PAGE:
Prayer with Representatives of Religious Congregations in St Mary’s Chapel

Greeting: The Holy Father

Gathering with Schoolchildren and Students, Sports Arena, including the inauguration of the John Paul II Institute for Sport

Address: The Holy Father

 
11:30 Meeting with Religious Leaders and People of Faith, Waldegrave Drawing Room, St Mary’s University College, Twickenham.

Speech: The Holy Father

 
16:00 Fraternal Visit to the Archbishop of Canterbury, Lambeth Palace

Speech: Dr Rowan Williams, Archbishop of Canterbury
Speech: The Holy Father

 
17:10 Address to Civil Society, Westminster Hall, Palace of Westminster

Speech: The Holy Father

 
18:15 Celebration of Evening Prayer, Westminster Abbey

Speech: The Holy Father
Speech: Dr Rowan Williams, Archbishop of Canterbury

 

Saturday, 18 September

09:00 Courtesy Call from the Prime Minister, the Rt Hon David Cameron MP, Archbishop’s House, Westminster London
09:20 Courtesy Call from the Deputy Prime Minister, the Rt Hon Nick Clegg MP, Archbishop’s House, Westminster  
09:30 Courtesy Call from the Acting Leader of HM Opposition, the Rt Hon Harriet Harman MP, Archbishop’s House, Westminster  
10:00 Mass in the Cathedral of the Most Precious Blood of Our Lord Jesus Christ, Westminster

Pope Benedict will greet 2,500 young people gathered in the Piazza to welcome him

Pope Benedict will greet the people of Wales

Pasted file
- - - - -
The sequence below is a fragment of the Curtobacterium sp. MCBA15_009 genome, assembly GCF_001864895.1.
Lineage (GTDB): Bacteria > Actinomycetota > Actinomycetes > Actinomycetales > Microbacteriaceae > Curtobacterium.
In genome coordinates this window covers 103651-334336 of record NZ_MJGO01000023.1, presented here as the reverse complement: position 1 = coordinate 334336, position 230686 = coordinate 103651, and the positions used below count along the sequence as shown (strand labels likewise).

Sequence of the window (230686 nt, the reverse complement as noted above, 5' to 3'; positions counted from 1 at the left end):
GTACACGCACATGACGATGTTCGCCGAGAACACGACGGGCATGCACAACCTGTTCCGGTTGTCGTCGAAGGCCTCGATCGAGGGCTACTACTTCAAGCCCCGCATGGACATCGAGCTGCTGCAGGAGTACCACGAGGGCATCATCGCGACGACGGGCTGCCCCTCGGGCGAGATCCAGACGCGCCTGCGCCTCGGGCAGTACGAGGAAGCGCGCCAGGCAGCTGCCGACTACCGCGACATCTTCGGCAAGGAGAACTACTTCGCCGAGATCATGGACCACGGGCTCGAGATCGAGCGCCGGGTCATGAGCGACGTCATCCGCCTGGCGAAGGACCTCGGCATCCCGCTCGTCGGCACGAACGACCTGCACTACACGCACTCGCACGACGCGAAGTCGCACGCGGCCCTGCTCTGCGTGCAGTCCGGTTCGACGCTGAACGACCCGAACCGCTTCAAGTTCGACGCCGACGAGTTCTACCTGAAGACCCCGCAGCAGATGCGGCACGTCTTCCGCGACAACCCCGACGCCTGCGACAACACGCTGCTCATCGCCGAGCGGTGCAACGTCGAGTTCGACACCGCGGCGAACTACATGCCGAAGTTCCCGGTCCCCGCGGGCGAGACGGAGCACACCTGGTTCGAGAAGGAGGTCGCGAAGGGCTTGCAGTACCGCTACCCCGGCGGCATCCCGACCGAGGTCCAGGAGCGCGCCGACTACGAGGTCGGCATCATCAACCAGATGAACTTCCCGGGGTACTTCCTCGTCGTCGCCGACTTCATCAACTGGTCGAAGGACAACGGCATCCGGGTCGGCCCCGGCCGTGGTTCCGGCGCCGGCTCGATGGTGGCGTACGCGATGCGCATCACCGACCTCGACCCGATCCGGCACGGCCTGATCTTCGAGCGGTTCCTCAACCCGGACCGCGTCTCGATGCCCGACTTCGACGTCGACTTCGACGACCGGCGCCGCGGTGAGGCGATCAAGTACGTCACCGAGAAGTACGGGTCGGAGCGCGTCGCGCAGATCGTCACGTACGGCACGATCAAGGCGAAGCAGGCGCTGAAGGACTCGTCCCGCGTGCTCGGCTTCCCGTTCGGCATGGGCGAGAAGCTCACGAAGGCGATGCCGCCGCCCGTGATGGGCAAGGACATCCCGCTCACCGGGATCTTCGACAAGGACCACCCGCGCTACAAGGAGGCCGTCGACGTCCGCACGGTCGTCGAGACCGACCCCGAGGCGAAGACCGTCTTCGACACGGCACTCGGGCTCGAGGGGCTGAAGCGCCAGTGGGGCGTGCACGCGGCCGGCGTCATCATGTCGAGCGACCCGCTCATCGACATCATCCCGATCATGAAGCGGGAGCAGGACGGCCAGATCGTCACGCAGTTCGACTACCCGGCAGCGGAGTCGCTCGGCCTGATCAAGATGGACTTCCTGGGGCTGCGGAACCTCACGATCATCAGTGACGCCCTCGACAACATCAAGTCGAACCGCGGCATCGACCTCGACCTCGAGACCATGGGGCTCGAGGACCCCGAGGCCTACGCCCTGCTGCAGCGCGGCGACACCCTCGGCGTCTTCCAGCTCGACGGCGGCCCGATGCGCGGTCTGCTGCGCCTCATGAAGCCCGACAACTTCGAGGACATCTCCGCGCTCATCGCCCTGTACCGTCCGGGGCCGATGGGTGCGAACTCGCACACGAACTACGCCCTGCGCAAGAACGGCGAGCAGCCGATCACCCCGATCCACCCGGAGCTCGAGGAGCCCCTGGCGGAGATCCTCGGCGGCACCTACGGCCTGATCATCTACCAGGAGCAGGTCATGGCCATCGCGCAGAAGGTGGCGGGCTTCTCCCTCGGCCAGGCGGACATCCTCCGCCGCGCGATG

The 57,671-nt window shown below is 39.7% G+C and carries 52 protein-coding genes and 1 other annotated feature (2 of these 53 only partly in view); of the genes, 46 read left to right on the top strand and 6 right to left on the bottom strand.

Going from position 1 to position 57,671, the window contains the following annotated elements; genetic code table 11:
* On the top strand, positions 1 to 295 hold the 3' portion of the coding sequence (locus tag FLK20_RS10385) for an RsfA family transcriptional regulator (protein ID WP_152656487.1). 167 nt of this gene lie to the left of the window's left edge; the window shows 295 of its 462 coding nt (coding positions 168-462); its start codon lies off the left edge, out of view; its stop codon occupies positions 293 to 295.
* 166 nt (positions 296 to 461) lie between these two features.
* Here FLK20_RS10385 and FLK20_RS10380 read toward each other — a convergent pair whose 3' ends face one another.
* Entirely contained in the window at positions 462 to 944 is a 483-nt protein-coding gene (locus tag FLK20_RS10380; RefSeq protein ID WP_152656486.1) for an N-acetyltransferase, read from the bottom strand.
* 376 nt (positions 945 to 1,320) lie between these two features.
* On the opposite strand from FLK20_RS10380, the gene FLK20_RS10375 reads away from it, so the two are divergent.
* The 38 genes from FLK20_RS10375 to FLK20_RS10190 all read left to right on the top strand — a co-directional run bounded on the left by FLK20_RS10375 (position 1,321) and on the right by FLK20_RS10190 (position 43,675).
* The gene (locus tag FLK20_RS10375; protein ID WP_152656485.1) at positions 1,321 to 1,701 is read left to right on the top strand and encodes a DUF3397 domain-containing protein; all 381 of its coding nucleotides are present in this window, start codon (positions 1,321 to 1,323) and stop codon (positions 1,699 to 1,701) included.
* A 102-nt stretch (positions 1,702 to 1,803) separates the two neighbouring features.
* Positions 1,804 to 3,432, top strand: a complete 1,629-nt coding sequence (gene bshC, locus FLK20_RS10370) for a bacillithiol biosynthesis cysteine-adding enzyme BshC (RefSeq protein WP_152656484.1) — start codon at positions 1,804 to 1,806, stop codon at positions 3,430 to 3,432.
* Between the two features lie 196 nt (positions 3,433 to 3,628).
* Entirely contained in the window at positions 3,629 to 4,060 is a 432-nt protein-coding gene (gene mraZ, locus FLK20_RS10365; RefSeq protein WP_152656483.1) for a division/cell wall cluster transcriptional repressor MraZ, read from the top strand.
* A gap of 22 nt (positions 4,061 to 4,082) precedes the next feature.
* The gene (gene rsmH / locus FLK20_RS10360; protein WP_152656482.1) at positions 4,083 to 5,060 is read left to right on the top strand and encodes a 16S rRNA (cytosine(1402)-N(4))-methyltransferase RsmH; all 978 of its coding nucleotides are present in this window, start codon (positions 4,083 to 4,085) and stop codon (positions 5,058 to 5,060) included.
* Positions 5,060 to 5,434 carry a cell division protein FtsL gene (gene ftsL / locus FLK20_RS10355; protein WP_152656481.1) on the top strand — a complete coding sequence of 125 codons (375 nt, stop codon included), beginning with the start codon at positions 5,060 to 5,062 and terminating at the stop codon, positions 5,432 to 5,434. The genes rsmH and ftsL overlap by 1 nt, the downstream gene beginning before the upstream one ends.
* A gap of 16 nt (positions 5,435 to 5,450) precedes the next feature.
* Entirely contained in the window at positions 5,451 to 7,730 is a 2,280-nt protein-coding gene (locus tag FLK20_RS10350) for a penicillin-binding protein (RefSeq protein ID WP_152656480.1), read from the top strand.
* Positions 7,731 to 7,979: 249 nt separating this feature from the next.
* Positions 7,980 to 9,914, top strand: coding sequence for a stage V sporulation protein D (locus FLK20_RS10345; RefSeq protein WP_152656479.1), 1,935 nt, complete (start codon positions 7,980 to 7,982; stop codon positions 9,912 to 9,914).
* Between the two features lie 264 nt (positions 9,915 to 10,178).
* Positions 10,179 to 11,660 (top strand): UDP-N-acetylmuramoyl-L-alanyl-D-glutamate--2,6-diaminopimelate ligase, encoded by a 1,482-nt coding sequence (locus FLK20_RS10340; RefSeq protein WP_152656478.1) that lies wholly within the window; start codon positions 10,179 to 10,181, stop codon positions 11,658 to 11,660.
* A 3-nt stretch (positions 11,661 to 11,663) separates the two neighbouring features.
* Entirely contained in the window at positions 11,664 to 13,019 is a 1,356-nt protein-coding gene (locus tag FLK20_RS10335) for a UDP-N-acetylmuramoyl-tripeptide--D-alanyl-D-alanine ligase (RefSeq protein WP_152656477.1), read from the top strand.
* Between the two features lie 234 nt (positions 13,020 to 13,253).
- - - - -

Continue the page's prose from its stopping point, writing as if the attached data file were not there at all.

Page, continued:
Greeting and Homily: The Holy Father

 
17:00 Visit to St Peter’s Residence for Older People, Vauxhall

Speech: The Holy Father

 
18:15 Prayer Vigil on the Eve of the Beatification of Cardinal John Henry Newman, Hyde Park

Speech: The Holy Father

 

Sunday, 19 September

08:00 Farewell to the Apostolic Nunciature, Wimbledon London
08:45 Departure by Helicopter for Birmingham, Wimbledon Park  
09:30 Arrival by Helicopter in Birmingham Birmingham
10:00 Celebration of Mass with the Beatification of Cardinal John Henry Newman, Cofton Park, Birmingham

Homily and Angelus: The Holy Father

 
13:10 Private Visit to the Oratory of St Philip Neri, Edgbaston, Birmingham  
13:45 Lunch with the Bishops of England, Scotland and Wales and the Papal Entourage, Oscott College  
16:45 Meeting with the Bishops of England, Scotland and Wales, Seminary Chapel, Oscott College

Speech: Cardinal Keith Patrick O’Brien
Speech: Archbishop Vincent Nichols
Speech: The Holy Father

 
18:15 Departure Ceremony, Birmingham International Airport

Speech: The Holy Father

 
18:45 Departure by air from Birmingham International Airport  
22:30 Arrival at Ciampino Airport Rome

For more information, visit www.thepapalvisit.org.uk